Yet here Dima’s politics took an unexpected turn. Like many Crimeans, Dima considered himself to be a Russian who, by mistake of history, was denied citizenship and residency in the country he identified with. That mistake, in Dima’s view, was Nikita Khrushchev’s decision in 1954 to transfer the peninsula from Russian to Ukrainian sovereignty, in honor of the 300th anniversary of the Treaty of Pereiaslav, which brought the Cossack Hetmanate in Zaporizhzhia under Russian protection. Dima had nothing positive to say about Viktor Yushchenko, the Orange Revolution (which was the work of Banderite fascists, in his view), or life in Kyiv, even though he admitted that it had been many years since he visited the capital. Dima was angry about laws that required public signage to be in Ukrainian. (I recall expressing some sympathy with the latter view, after struggling to make sense of the Ukrainian-language directions to activate the SIM card in my mobile phone.) Dima was surprised to hear that I had been able to get by with Russian just about everywhere I went in Kyiv.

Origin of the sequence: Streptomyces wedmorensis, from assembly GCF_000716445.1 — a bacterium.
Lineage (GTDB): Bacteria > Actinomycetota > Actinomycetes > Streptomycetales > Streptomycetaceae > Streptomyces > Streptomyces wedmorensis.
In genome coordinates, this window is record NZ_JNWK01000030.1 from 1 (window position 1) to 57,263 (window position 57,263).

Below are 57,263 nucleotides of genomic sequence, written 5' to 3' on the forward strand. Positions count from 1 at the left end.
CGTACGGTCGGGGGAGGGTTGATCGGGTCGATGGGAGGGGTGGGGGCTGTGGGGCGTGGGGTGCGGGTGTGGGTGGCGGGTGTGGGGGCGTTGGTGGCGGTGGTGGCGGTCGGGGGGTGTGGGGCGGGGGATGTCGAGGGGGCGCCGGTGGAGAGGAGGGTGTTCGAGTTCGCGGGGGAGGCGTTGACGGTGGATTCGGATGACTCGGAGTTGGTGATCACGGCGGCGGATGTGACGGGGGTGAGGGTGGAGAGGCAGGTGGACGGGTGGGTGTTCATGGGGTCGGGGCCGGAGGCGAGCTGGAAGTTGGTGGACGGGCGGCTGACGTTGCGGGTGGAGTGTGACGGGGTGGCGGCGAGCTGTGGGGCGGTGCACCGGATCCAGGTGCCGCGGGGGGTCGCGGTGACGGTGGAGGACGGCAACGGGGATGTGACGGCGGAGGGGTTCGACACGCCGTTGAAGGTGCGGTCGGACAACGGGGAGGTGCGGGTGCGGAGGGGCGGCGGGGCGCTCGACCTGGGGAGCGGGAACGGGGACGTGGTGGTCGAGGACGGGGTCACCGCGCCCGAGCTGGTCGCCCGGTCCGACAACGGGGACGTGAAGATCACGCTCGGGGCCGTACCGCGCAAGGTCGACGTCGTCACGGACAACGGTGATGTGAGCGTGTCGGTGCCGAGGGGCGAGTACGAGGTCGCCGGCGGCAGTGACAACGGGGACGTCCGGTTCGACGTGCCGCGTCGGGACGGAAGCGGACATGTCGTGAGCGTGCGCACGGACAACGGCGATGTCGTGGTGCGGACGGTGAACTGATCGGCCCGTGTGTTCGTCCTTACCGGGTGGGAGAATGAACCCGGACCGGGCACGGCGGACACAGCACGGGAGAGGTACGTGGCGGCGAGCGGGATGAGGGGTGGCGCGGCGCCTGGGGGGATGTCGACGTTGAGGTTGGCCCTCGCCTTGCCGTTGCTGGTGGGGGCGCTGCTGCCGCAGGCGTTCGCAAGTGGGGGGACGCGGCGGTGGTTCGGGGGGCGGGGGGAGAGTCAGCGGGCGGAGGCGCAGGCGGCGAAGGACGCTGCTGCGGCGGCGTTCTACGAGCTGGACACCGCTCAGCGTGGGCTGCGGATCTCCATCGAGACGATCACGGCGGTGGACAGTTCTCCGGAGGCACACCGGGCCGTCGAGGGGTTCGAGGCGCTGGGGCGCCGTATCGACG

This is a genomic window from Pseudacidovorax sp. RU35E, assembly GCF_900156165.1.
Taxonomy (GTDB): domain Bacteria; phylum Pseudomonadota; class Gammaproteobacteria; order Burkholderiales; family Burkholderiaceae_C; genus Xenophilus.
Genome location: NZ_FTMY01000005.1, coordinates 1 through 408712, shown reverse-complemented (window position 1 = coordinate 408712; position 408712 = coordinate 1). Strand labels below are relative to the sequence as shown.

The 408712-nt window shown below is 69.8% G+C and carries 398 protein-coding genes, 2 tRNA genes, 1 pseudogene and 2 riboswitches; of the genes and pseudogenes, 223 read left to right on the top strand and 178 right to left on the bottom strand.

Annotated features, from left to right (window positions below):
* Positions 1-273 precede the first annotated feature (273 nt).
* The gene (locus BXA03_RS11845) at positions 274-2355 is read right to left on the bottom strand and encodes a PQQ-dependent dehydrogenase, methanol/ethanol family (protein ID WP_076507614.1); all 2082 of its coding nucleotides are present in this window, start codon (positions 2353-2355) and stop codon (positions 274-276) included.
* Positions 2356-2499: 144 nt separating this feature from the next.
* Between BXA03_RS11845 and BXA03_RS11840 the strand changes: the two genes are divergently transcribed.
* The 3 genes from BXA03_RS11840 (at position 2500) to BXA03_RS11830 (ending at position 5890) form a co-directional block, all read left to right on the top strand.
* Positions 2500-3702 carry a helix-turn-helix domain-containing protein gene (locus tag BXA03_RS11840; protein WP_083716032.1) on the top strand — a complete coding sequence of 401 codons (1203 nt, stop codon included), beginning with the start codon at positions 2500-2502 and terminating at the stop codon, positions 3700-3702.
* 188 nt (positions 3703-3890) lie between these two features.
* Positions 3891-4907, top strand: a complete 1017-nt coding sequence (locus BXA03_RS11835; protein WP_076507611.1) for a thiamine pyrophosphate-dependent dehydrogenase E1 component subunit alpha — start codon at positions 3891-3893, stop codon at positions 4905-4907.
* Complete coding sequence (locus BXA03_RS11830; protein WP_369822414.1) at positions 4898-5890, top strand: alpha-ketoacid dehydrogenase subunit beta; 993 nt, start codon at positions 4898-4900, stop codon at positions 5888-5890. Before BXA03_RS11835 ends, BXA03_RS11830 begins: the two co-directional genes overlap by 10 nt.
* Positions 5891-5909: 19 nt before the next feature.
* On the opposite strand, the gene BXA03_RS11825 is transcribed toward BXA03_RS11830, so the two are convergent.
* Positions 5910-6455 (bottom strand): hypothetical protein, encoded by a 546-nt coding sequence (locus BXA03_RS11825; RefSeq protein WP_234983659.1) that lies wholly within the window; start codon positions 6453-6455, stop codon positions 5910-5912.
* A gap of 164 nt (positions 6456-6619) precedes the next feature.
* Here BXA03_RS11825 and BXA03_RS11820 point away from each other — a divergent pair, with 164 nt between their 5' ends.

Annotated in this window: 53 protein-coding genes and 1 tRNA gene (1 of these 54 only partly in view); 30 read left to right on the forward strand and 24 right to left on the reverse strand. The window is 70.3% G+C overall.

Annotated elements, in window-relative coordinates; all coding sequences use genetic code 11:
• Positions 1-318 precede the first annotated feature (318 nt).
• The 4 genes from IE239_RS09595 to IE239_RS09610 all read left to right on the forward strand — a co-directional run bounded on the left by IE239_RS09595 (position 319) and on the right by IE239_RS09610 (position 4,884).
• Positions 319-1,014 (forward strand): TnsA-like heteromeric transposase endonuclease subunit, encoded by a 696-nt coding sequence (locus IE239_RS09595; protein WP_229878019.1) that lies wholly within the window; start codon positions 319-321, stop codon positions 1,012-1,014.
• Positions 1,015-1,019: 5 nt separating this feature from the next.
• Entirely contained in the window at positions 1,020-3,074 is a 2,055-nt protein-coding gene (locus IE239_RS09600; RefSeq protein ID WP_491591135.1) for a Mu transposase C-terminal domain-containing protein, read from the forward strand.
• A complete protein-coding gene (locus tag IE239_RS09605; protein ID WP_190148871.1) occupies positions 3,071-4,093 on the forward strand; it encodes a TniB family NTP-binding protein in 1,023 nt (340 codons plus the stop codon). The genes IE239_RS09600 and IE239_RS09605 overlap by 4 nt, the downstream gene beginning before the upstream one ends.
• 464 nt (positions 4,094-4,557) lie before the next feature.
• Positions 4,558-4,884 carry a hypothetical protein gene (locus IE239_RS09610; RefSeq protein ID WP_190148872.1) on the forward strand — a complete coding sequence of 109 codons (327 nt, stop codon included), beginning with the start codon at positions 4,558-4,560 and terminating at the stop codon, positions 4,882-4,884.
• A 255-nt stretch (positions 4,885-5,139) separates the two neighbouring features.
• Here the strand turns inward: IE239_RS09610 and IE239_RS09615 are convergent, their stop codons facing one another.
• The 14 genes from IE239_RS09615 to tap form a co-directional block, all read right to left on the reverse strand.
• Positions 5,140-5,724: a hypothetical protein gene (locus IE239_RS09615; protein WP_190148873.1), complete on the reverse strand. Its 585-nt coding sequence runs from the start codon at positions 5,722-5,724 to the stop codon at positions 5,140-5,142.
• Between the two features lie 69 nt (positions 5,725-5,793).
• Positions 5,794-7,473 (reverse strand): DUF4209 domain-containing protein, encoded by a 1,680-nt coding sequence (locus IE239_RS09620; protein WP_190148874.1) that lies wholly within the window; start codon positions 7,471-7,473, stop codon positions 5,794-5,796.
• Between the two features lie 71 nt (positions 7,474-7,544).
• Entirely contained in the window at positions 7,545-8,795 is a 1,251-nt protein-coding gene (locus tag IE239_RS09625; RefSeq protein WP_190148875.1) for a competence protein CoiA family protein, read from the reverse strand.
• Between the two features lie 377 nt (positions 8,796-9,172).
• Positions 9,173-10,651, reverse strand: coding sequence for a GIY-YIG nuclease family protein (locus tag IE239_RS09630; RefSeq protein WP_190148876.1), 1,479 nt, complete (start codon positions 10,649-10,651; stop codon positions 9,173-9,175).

Before I returned to California later that summer, I learned that there were topics of conversation best avoided with Dima: Putin, the state of Russian politics in general, and of course anything having to do with the government in Kyiv. When I innocently observed that the type of pro-democracy work Dima was engaged in at the German cultural center had become very difficult, if not illegal in Russia, Dima looked at me with confusion, but did not challenge me. Once I was back in California, Dima and I exchanged emails every few weeks. When I made plans to return to Ukraine the following January to do archival research in Odesa, Dima helped me locate an apartment, even though he admitted that his Odesa contacts were limited and he knew almost nothing about the city. Yet our friendship soon foundered on a New York Times article about the return of Crimean Tatars to Simferopol and the construction of a mosque, which I had imprudently forwarded to him. When I first arrived in Simferopol in May 2009, Dima insisted that I visit the Khan’s Palace at Bakchysarai, a beautiful vestige of Crimea’s pre-tsarist history about which he was rightly proud. Now Dima saw the New York Times reporting on the Crimean Tatars as anti-Russian prejudice, and was angry at me for sharing it. I immediately apologized for the offense, which was unintended, but the damage was done. Dima did not respond to subsequent emails. When I passed back through Crimea for a few days in the summer of 2012, I did not think to look him up.